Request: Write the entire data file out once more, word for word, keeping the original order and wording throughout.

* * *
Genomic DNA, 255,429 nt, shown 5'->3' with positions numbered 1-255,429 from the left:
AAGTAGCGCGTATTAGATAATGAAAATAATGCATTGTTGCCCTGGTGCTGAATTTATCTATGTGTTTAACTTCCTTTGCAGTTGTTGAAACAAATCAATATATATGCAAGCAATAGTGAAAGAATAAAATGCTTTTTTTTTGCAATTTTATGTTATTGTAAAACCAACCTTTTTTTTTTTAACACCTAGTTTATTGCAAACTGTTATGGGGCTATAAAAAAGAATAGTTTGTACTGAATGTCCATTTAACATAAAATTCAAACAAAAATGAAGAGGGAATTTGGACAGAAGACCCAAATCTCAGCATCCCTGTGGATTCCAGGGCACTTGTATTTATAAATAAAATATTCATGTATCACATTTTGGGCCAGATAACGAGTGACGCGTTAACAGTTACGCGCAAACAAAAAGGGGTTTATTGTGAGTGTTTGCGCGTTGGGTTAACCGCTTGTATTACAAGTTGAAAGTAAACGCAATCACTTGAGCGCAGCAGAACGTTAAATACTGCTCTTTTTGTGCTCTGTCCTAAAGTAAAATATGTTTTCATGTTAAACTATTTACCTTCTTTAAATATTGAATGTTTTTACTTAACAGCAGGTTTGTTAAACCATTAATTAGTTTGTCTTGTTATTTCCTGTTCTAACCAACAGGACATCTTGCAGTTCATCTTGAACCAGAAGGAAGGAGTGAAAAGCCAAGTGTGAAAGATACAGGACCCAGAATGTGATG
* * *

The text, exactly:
Genomic DNA, 255,429 nt, shown 5'->3' with positions numbered 1-255,429 from the left:
AAGTAGCGCGTATTAGATAATGAAAATAATGCATTGTTGCCCTGGTGCTGAATTTATCTATGTGTTTAACTTCCTTTGCAGTTGTTGAAACAAATCAATATATATGCAAGCAATAGTGAAAGAATAAAATGCTTTTTTTTTGCAATTTTATGTTATTGTAAAACCAACCTTTTTTTTTTTAACACCTAGTTTATTGCAAACTGTTATGGGGCTATAAAAAAGAATAGTTTGTACTGAATGTCCATTTAACATAAAATTCAAACAAAAATGAAGAGGGAATTTGGACAGAAGACCCAAATCTCAGCATCCCTGTGGATTCCAGGGCACTTGTATTTATAAATAAAATATTCATGTATCACATTTTGGGCCAGATAACGAGTGACGCGTTAACAGTTACGCGCAAACAAAAAGGGGTTTATTGTGAGTGTTTGCGCGTTGGGTTAACCGCTTGTATTACAAGTTGAAAGTAAACGCAATCACTTGAGCGCAGCAGAACGTTAAATACTGCTCTTTTTGTGCTCTGTCCTAAAGTAAAATATGTTTTCATGTTAAACTATTTACCTTCTTTAAATATTGAATGTTTTTACTTAACAGCAGGTTTGTTAAACCATTAATTAGTTTGTCTTGTTATTTCCTGTTCTAACCAACAGGACATCTTGCAGTTCATCTTGAACCAGAAGGAAGGAGTGAAAAGCCAAGTGTGAAAGATACAGGACCCAGAATGTGATG